U.S. prices scored their largest one-day percentage climb on record

RecapOil prices bounced off their lowest levels in 20 years on Thursday, with U.S. prices scoring their largest one-day percentage climb on record, signals from Russia that it would like to see higher prices, and rhetoric from the Trump administration that it may intervene in the ongoing price war between Saudi Arabia and Russia, along with government and central bank measures to combat the economic fallout from the coronavirus pandemic helped to bolster prices. Analysts viewed the rebound as a brief reprieve, anticipating more weakness as the coronavirus takes its toll on demand. April WTI rose $4.85, or 23.8%, to settle at $25.22 a barrel. That was the largest one-day, front-month percentage climb on record based on data going back to March 1983, according to Dow Jones Market Data. May Brent rose $3.59, or 14.4%, to $28.47 a barrel. April RBOB added 7.4% to settle at 68.50 a gallon , while April heating oil rose 9.2% to $1.0417 a gallon.

Technical Analysis: May WTI posted a higher low, a higher high and a higher settlement, which typically leads to a higher move the next session. However, slow stochastics have not yet signaled a shift to the upside. This, combined with heavy bearish fundamentals leaves us quite cautious. We would like to see a cross to the upside of the moving oscillators, combined with a break above the 10-day moving average before we would even begin to feel euphoric. For now, we would prefer standing on the sidelines, waiting for a signal. A trade below $20.52 would signal a resumption of the downtrend, with the main trend changing to the upside with a trade above $36.70.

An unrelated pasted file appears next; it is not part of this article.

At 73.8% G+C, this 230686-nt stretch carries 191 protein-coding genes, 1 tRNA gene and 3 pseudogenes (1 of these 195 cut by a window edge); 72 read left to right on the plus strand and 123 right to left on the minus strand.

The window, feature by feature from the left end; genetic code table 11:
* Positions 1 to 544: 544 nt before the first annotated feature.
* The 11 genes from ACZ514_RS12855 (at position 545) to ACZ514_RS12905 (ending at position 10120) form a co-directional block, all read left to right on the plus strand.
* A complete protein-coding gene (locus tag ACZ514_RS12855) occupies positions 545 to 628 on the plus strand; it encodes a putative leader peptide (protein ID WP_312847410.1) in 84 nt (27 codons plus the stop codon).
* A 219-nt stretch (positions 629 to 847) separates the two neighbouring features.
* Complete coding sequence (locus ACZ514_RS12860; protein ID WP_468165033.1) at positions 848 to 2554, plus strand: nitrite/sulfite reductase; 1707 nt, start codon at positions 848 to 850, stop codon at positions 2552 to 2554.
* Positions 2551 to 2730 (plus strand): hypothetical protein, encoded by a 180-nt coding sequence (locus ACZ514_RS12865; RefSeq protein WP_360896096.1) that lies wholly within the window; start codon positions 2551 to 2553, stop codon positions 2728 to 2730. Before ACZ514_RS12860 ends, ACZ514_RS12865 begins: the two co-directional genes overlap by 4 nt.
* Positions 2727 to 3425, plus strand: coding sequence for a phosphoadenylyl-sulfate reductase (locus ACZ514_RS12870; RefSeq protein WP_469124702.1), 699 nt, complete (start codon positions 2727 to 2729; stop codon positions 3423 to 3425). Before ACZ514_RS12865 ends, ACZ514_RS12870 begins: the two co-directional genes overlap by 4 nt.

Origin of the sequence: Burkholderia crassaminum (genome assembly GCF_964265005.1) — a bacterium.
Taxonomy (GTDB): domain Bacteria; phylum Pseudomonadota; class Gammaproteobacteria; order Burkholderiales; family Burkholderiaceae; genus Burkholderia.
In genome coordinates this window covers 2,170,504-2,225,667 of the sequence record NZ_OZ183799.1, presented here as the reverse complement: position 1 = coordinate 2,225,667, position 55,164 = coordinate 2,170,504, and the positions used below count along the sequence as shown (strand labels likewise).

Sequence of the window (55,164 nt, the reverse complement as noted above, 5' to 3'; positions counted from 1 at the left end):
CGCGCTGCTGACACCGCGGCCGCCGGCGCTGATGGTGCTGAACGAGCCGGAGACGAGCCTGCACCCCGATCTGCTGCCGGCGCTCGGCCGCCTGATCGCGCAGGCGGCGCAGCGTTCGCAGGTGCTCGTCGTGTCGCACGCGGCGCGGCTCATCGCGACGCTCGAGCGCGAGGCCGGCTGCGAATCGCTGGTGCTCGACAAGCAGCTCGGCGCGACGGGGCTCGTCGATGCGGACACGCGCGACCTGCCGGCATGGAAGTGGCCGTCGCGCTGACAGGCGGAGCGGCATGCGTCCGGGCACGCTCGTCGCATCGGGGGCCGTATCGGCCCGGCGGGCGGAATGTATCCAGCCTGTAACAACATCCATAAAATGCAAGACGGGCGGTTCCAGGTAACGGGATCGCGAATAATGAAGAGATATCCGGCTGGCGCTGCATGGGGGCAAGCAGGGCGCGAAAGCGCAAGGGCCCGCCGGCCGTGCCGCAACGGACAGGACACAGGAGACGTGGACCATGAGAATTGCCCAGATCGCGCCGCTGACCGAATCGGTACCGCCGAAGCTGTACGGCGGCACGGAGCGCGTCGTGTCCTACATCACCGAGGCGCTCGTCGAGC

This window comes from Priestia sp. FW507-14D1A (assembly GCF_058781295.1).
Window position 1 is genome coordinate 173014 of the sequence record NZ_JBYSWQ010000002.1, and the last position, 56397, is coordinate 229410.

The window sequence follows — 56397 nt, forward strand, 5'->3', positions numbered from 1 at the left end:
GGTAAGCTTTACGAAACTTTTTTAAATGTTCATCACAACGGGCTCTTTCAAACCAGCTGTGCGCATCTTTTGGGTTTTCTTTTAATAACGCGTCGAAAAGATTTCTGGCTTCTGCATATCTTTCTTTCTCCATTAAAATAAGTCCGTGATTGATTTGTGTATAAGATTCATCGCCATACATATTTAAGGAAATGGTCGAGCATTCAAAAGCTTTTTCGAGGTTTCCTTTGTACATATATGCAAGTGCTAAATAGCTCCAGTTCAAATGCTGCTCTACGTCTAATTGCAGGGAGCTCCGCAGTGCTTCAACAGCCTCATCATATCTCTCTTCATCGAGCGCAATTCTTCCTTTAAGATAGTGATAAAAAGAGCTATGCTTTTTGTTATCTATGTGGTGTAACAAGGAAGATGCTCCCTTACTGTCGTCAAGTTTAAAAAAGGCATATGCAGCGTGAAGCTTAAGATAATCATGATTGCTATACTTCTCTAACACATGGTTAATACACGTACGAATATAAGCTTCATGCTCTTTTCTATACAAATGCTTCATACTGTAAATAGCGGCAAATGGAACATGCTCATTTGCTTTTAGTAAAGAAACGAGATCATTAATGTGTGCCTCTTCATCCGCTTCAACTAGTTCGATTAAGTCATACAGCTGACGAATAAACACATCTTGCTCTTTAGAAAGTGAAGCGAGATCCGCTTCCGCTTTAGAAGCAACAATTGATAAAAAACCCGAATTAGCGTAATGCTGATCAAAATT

Fundamental News: The US Department of Energy will buy 30 million barrels of oil for the SPR by the end of June as a first step in fulfilling President Donald Trump’s directive to fill the emergency stockpile to help domestic crude producers.  The first 30 million barrel purchase will be for both sweet and sour crude and is focused on buying from small and midsized producers.  The Energy Department will buy up to 11.3 million barrels of sweet crude and up to 18.7 million barrels of sour crude.  The delivery date is from May 1 to June 30th.  Energy Secretary, Dan Brouillette, said the department has asked Congress for about $3 billion.  He said a second round of purchases for the reserve could occur in 60-90 days. 

US President Donald Trump said he would get involved in the oil price war between Saudi Arabia and Russia at the appropriate time, saying low gasoline prices were good for US consumers.  The Wall Street Journal reported that the Trump administration is considering a diplomatic push to get Saudi Arabia to close its taps and use the threat of sanctions on Russia to force them to reduce its output.   

Royal Dutch Shell booked a second supertanker to store 2 million barrels of oil at sea for a charter of between 80 to 120 days. On Wednesday, Shell had booked the first VLCC for a five-month charter.

BP Plc said it is not experiencing serious disruptions to its operations due to the coronavirus.  It has implemented a new team-based shift model, where contact between two teams is restricted. 

The head of Renewable Fuels Association said “many” US ethanol plants have cut production over the past week, while some have shut down completely. 

The US EPA said the US generated fewer renewable fuel blending credits in February than in January.  About 1.16 billion ethanol (D6) blending credits were generated in February, down from 1.25 billion in January.  About 315 million biodiesel (D4) blending credits were generated in February, down from 297 million in January. 

Early Market Call – as of 9:05 AM EDT

WTI – Apr $25.37, down 12 cents

RBOB – Apr $.6892, up 71 points

HO – Apr $1.0542, up 1.51 cents

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